by Bill Singer WEEK IN REVIEW

June 20, 2015

Fun and games on Wall Street. That's sort of the topic for today's Blog. Except, well, you know, this article isn't really about fun and games but about fraud and thievery but . . . then again . . . a lot of disgruntled investors sort of think that the industry is about fraud and thievery, so, howsabout we just say that today's blog considers the case of an enterprising sales assistant and how she obtained money from her firm that wasn't hers to get. Word of warning for the clueless among you: This is NOT a how-to article and not intended as a DIY. READ

After four years of service, Republican Securities and Exchange Commission ("SEC") Commissioner Daniel M. Gallagher announced in May 2015 that he will be leaving the SEC once a replacement is appointed. Commissioner Gallagher is not going quietly into that good night but, to the contrary, rages against his dying tenure light.  

In a recent published statement concerning his votes against two regulatory settlements by investment advisers Blackrock Advisors, LLC and SFX Financial Advisory Management Enterprises, Inc., Gallagher explains his concern about what he sees as dubious regulation through enforcement actions. His rationale for declining to support the settlements is largely premised upon his concerns for the consequences of holding Chief Compliance Officers accountable pursuant to what he considers an often inappropriate "strict liability" standard. READ

Many industry participants think that they understand the regulatory nuances of an All-Or-None offering. Yeah, right. In the end, some AONs wind up a hopeless mess of a busted deal and follow-on regulatory sanctions. All of which recalls the lyrics of Pearl Jam's "All Or None":

It's a hopeless... situation
And I'm starting to believe
That this hopeless... situation
Is what I'm trying to achieve

Consider a recent FINRA regulatory settlement involving All-Or-None offerings. Maybe we can get Eddie Vedder to sing about it? READ

On May 23, 2012, Ernesto Espinoza, a JPMorgan Chase shareholder, sent a letter to the Board demanding an investigation of the "London Whale" debacle and pointedly asked for an investigation of the:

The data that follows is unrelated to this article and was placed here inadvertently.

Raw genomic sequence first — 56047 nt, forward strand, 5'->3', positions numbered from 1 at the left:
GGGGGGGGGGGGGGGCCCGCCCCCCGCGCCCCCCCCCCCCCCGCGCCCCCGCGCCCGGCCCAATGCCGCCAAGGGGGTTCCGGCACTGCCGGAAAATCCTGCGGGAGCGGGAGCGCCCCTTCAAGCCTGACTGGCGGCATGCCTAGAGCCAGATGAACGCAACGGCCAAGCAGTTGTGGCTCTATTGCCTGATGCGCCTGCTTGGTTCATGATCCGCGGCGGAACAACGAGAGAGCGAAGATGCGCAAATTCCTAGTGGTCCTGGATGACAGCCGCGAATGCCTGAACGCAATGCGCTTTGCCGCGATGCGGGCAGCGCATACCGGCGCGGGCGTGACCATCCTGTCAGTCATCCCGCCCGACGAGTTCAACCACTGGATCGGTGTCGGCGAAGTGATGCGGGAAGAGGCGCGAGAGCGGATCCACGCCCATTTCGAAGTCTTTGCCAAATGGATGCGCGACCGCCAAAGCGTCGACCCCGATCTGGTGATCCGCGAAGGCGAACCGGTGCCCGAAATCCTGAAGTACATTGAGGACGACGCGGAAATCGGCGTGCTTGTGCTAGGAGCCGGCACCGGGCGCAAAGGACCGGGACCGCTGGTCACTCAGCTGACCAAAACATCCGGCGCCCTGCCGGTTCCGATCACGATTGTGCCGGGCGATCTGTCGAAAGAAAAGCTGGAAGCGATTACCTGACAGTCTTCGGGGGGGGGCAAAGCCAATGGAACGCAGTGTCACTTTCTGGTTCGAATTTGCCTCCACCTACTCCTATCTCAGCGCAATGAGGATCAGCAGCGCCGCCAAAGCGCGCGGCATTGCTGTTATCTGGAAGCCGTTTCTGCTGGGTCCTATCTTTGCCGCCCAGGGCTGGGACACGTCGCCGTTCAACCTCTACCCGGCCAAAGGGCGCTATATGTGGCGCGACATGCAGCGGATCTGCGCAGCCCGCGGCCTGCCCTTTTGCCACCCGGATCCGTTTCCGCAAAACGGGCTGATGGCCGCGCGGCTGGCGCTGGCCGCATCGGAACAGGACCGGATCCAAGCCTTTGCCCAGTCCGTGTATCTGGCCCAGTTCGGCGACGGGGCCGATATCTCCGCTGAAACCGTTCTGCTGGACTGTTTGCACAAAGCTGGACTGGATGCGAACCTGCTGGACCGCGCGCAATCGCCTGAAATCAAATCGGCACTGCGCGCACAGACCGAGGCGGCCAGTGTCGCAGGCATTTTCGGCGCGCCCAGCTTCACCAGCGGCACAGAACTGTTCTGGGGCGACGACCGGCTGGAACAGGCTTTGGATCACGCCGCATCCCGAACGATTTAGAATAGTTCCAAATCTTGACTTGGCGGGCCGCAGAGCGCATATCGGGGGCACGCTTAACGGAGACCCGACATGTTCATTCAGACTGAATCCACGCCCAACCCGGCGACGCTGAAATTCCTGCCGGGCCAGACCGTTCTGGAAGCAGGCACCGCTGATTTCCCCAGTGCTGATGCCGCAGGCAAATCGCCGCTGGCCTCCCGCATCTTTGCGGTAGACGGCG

• failure of JPMorgan's risk‐management policies,
  • dissemination of false or misleading information about the scandal, and 
  • extent to which JPMorgan had repurchased stock at inflated prices due to the failure to disclose the losses.
Following the requested investigation, Espinoza further demanded that the company sue the responsible individuals and claw back previously-awarded salary and bonuses. Finally, he sought to have JPMorgan improve corporate governance and implement better risk controls. READ

According to the Securities and Exchange Commission ("SEC"), since 1995 it has issued only 20 Stop Orders against registration statements (See list), which works out to about one per year over the past two decades. As such, when the SEC recently announced it had issued its 21st Stop Order, it was a somewhat rare event. Given the dramatic impact of such a step and the opportunity it affords to industry practitioners to learn from such miscues, the Blog offers this analysis. READ

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In the high-profile lawsuit of Starr International Company, Inc, Plaintiff, v. The United States, Defendant  (Opinion and Order, United States Court of Federal Claims, No. 11-779C, June 15, 2015), we are presented with a dispute as to whether the Federal Reserve Bank of New York legally acquired equity in AIG or whether the Fed's actions constituted an illegal taking under the Fifth Amendment. READ

As previously noted in "SEC Derails Scam Train On Trading Platform"( Blog, April 13, 2015), for many years I have warned about so-called Standby Letters of Credit, Bank Guarantees, and Trading Platform scams. These frauds are nothing than more than unadulterated bull-shit. Nonetheless, there are flocks of pigeons eagerly following the breadcrumbs into the arms of scam artists. Sadly, many victims of these frauds refuse to do their due diligence and abandon all logic and commonsense. With the recent settlement by two of the remaining respondents, a Securities and Exchange Commission case involving yet another trading platform comes to a close. READ